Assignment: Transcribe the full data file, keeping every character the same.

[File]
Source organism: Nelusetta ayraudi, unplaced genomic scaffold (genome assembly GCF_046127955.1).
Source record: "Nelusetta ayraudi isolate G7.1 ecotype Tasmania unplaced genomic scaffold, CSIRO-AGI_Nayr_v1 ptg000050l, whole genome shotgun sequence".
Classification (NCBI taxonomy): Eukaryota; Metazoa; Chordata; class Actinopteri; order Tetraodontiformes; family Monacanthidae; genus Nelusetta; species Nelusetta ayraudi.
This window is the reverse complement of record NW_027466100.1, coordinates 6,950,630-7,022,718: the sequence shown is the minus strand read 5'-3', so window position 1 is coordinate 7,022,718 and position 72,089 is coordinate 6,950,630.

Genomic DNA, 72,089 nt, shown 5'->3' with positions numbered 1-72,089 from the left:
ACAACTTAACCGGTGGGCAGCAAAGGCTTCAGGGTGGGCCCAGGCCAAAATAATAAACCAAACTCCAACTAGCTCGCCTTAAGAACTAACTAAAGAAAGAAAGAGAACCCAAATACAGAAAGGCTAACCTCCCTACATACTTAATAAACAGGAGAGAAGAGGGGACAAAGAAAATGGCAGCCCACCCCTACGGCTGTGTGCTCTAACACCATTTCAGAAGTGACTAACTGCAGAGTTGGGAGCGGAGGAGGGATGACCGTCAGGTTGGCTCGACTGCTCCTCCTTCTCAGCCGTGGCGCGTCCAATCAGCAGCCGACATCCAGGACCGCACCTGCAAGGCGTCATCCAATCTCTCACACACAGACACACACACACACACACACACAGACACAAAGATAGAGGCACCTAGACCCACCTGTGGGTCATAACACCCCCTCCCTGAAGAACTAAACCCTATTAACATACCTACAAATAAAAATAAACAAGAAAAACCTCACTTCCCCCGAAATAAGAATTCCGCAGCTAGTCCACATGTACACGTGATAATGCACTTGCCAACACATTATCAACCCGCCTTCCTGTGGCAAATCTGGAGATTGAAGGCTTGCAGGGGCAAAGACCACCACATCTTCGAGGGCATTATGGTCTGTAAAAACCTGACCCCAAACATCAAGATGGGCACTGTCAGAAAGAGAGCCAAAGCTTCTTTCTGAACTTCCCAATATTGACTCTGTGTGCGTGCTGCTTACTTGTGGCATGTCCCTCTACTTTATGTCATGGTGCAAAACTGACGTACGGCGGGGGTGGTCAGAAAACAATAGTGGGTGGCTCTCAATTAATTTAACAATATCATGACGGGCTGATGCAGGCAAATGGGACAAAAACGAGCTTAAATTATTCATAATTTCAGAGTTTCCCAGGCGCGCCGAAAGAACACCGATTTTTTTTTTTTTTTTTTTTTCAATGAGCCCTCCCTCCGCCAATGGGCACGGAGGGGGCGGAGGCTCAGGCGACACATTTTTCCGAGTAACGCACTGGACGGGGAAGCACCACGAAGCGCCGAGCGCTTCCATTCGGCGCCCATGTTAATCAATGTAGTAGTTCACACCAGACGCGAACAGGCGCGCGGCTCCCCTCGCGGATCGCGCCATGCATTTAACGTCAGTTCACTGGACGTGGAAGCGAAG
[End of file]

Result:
Source organism: Nelusetta ayraudi, unplaced genomic scaffold (genome assembly GCF_046127955.1).
Source record: "Nelusetta ayraudi isolate G7.1 ecotype Tasmania unplaced genomic scaffold, CSIRO-AGI_Nayr_v1 ptg000050l, whole genome shotgun sequence".
Classification (NCBI taxonomy): Eukaryota; Metazoa; Chordata; class Actinopteri; order Tetraodontiformes; family Monacanthidae; genus Nelusetta; species Nelusetta ayraudi.
This window is the reverse complement of record NW_027466100.1, coordinates 6,950,630-7,022,718: the sequence shown is the minus strand read 5'-3', so window position 1 is coordinate 7,022,718 and position 72,089 is coordinate 6,950,630.

Genomic DNA, 72,089 nt, shown 5'->3' with positions numbered 1-72,089 from the left:
ACAACTTAACCGGTGGGCAGCAAAGGCTTCAGGGTGGGCCCAGGCCAAAATAATAAACCAAACTCCAACTAGCTCGCCTTAAGAACTAACTAAAGAAAGAAAGAGAACCCAAATACAGAAAGGCTAACCTCCCTACATACTTAATAAACAGGAGAGAAGAGGGGACAAAGAAAATGGCAGCCCACCCCTACGGCTGTGTGCTCTAACACCATTTCAGAAGTGACTAACTGCAGAGTTGGGAGCGGAGGAGGGATGACCGTCAGGTTGGCTCGACTGCTCCTCCTTCTCAGCCGTGGCGCGTCCAATCAGCAGCCGACATCCAGGACCGCACCTGCAAGGCGTCATCCAATCTCTCACACACAGACACACACACACACACACACACAGACACAAAGATAGAGGCACCTAGACCCACCTGTGGGTCATAACACCCCCTCCCTGAAGAACTAAACCCTATTAACATACCTACAAATAAAAATAAACAAGAAAAACCTCACTTCCCCCGAAATAAGAATTCCGCAGCTAGTCCACATGTACACGTGATAATGCACTTGCCAACACATTATCAACCCGCCTTCCTGTGGCAAATCTGGAGATTGAAGGCTTGCAGGGGCAAAGACCACCACATCTTCGAGGGCATTATGGTCTGTAAAAACCTGACCCCAAACATCAAGATGGGCACTGTCAGAAAGAGAGCCAAAGCTTCTTTCTGAACTTCCCAATATTGACTCTGTGTGCGTGCTGCTTACTTGTGGCATGTCCCTCTACTTTATGTCATGGTGCAAAACTGACGTACGGCGGGGGTGGTCAGAAAACAATAGTGGGTGGCTCTCAATTAATTTAACAATATCATGACGGGCTGATGCAGGCAAATGGGACAAAAACGAGCTTAAATTATTCATAATTTCAGAGTTTCCCAGGCGCGCCGAAAGAACACCGATTTTTTTTTTTTTTTTTTTTTCAATGAGCCCTCCCTCCGCCAATGGGCACGGAGGGGGCGGAGGCTCAGGCGACACATTTTTCCGAGTAACGCACTGGACGGGGAAGCACCACGAAGCGCCGAGCGCTTCCATTCGGCGCCCATGTTAATCAATGTAGTAGTTCACACCAGACGCGAACAGGCGCGCGGCTCCCCTCGCGGATCGCGCCATGCATTTAACGTCAGTTCACTGGACGTGGAAGCGAAG